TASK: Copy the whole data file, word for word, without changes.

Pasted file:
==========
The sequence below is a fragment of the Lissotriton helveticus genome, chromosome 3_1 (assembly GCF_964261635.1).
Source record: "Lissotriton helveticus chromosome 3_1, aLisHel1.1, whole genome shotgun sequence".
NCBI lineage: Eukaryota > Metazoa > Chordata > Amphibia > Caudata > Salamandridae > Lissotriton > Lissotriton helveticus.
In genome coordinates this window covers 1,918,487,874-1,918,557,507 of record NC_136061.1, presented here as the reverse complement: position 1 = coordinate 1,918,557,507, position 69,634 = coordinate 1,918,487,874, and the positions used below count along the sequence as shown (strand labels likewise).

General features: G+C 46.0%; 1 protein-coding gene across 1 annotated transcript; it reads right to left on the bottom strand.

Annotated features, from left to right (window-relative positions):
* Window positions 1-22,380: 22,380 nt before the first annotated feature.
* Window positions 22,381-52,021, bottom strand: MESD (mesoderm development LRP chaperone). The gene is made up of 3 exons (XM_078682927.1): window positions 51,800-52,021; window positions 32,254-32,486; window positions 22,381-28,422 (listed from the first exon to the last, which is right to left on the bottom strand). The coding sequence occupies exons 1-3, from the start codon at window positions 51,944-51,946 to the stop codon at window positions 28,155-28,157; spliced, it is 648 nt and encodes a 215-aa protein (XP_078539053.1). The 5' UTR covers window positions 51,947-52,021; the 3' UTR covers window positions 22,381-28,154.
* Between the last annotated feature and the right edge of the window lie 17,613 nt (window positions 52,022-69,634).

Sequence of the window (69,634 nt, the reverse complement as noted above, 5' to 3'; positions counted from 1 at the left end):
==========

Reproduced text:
The sequence below is a fragment of the Lissotriton helveticus genome, chromosome 3_1 (assembly GCF_964261635.1).
Source record: "Lissotriton helveticus chromosome 3_1, aLisHel1.1, whole genome shotgun sequence".
NCBI lineage: Eukaryota > Metazoa > Chordata > Amphibia > Caudata > Salamandridae > Lissotriton > Lissotriton helveticus.
In genome coordinates this window covers 1,918,487,874-1,918,557,507 of record NC_136061.1, presented here as the reverse complement: position 1 = coordinate 1,918,557,507, position 69,634 = coordinate 1,918,487,874, and the positions used below count along the sequence as shown (strand labels likewise).

General features: G+C 46.0%; 1 protein-coding gene across 1 annotated transcript; it reads right to left on the bottom strand.

Annotated features, from left to right (window-relative positions):
* Window positions 1-22,380: 22,380 nt before the first annotated feature.
* Window positions 22,381-52,021, bottom strand: MESD (mesoderm development LRP chaperone). The gene is made up of 3 exons (XM_078682927.1): window positions 51,800-52,021; window positions 32,254-32,486; window positions 22,381-28,422 (listed from the first exon to the last, which is right to left on the bottom strand). The coding sequence occupies exons 1-3, from the start codon at window positions 51,944-51,946 to the stop codon at window positions 28,155-28,157; spliced, it is 648 nt and encodes a 215-aa protein (XP_078539053.1). The 5' UTR covers window positions 51,947-52,021; the 3' UTR covers window positions 22,381-28,154.
* Between the last annotated feature and the right edge of the window lie 17,613 nt (window positions 52,022-69,634).

Sequence of the window (69,634 nt, the reverse complement as noted above, 5' to 3'; positions counted from 1 at the left end):